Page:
Real Women Today Real Women Today Real Women Today Real Women Today

Has the fashion design world finally gone mad?

fashion model real women health advice

Do they honestly think that stick thin model, Martyna Budna represents the real women out on the streets?

London Fashion Week has really shown designers in their true colours.  All their blustering and high brow pontification about how there was the need for more realistic models on the catwalk and how they were going to buy into promoting models as healthy individuals appears to have gone down the toilet – along with most of the models lunches judging by just how many ribs were on show!

Chloe Memisevic looked like she’s just come out of some kind of concentration camp with a BMI of easily below 15. A healthy BMI falls somewhere between 18.5 and 24.9. People lower than  18.5 are know to be at risk of brittle bone disease, heart failure, organ degeneration, pneumonia and an early, horrible death.  And all those people genuinely fighting eating disorders are having even more stick thin models flaunted in their faces as though looking this ill is acceptable – which we all  know that it is not.

Certainly the fashion designers and the fashion press must think that we are both blind and stupid.  Don’t they realize that we study our own bodies carefully? So when a beautifully airbrushed photograph appears on the front of one of our favourite magazines, do they not expect us to sit there and laugh about where the particular subject has been ‘touched up’ or where she might have had her latest plastic surgery?  She is after all a woman, and we all know what happens to us ALL over time!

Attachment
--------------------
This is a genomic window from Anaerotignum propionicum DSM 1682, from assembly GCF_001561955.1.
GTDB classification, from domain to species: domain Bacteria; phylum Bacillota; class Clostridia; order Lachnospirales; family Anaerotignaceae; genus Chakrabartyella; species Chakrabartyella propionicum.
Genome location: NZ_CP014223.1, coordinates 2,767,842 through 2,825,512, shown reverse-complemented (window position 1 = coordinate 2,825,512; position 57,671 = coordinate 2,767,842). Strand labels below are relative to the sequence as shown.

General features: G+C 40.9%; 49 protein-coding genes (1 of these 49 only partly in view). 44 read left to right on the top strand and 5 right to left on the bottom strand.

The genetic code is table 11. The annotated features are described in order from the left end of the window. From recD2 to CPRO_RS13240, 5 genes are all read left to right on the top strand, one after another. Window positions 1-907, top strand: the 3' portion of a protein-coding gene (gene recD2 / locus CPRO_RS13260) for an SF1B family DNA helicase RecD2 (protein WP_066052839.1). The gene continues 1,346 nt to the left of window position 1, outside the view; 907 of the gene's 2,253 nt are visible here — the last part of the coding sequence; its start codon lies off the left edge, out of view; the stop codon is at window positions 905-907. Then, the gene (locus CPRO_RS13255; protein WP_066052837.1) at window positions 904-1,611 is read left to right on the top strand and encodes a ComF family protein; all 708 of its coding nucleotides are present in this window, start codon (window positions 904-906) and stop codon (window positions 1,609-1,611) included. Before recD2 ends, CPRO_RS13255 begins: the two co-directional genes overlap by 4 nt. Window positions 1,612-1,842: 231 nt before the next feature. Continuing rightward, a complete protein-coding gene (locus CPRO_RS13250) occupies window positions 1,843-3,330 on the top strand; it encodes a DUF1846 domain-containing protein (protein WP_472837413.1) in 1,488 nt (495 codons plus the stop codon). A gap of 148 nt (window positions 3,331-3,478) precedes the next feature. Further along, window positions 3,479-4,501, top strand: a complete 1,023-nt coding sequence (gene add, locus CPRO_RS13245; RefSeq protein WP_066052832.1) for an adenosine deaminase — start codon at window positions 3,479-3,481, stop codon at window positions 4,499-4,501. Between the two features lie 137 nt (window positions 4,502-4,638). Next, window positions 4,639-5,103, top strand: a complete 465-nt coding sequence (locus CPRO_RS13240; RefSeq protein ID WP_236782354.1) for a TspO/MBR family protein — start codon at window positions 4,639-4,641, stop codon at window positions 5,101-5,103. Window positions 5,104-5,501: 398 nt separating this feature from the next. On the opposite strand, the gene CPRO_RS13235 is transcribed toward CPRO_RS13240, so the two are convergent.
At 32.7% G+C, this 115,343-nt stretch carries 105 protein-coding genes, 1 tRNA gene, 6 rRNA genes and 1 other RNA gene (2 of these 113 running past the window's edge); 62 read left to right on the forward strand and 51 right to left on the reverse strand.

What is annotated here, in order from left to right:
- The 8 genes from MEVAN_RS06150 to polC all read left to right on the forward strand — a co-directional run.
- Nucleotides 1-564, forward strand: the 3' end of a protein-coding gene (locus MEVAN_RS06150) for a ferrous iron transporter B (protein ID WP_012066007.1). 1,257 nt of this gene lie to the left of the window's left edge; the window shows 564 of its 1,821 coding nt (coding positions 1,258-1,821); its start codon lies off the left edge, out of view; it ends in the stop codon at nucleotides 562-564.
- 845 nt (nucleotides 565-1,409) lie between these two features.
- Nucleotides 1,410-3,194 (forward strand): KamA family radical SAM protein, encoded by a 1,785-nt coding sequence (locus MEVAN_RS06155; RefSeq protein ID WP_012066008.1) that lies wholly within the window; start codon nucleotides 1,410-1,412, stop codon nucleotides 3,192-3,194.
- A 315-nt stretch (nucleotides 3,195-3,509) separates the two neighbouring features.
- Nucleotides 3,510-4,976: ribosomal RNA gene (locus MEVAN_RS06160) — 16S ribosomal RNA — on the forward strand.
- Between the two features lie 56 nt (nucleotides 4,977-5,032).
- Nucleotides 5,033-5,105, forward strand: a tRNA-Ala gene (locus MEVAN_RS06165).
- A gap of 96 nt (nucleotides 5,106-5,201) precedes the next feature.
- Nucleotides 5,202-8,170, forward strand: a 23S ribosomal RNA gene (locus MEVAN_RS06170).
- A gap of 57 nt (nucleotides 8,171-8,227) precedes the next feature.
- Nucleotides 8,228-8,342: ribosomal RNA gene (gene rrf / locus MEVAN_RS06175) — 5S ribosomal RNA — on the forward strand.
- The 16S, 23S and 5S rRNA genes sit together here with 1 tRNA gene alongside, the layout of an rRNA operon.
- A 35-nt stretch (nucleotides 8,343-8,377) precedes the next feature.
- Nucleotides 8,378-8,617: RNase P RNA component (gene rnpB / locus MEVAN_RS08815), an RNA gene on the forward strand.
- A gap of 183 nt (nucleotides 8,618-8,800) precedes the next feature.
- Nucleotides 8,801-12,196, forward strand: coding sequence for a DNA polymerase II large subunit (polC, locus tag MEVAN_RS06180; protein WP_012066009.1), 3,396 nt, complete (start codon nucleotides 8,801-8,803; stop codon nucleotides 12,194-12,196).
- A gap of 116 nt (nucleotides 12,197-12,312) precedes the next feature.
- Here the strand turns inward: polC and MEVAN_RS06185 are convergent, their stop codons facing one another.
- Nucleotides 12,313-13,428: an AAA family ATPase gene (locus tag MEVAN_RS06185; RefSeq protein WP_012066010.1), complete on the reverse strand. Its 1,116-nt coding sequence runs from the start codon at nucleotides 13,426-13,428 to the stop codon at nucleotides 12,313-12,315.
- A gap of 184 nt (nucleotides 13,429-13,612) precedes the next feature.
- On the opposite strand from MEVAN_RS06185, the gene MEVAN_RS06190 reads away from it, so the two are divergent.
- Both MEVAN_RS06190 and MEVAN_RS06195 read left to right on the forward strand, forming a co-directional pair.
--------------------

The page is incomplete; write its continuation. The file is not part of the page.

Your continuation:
And where do you lot get off calling size 12 a plus size model?  Talk about an easy way to make women paranoid! Apparently it’s the demands of the fashion  industry in New York, Paris and Milan that are to blame for this – hang on a minute – aren’t these the same people who said that they were going to use more realistic models?

To be brutally honest, I’ve always thought that the fashion lot were up themselves and have no concept of what it’s really like in the real world out here.  I’ve never bought something just because it was fashionable regardless of the size that I may have been.

But there are young women and some young men out there for which this unrealistic aspiration is being force fed to them through fashion media on every level and its making them ill.  This is wrong and I really hope that something happens soon to make the fashion world stop and think about the irresponsible and dangerous message that they are giving out to our youngsters.

That’s my Real Women Today rant over with for now, what does everyone else think?

Share

Tags: , , , , , , ,

3 Comments »

  1. [...] her body parts?  Don’t we have enough problems with our teenagers aspiring to be size zero catwalk models? Yes she is glamorous and has a glamorous lifestyle and I have no doubt that she works hard for it [...]

  2. [...] This post was mentioned on Twitter by alison marie jackson, Real Women Today. Real Women Today said: Have the designers finally lost it? http://realwomentoday.com/2011/02/has-the-fashion-design-world-finally-gone-mad/ [...]

  3. Henrietta says:

    I think it just proves that the fashion industry is a law unto itself and doesn’t feel it has to answer to anyone – but will occasionally pay ‘lip service’ in order to quash too much negative publicity. I honestly believe that a large percentage of [often gay, male] designers would rather, not only design, but SEE their clothes worn by young boys (hence why the female models often look like pre-pubescent boys). And it would appear that their dreams have now come true in the form of 19 year old, male, Serbian model Andrej Pejic – who not only happily wears the female clothes, but looks better in them than most of the female models! Crikey, these designers can’t design clothes for hips, bottoms and busts so let’s leave them with their trans-gender models rather than driving our young females to anorexia for the sake of their misogeny!!

Leave a reply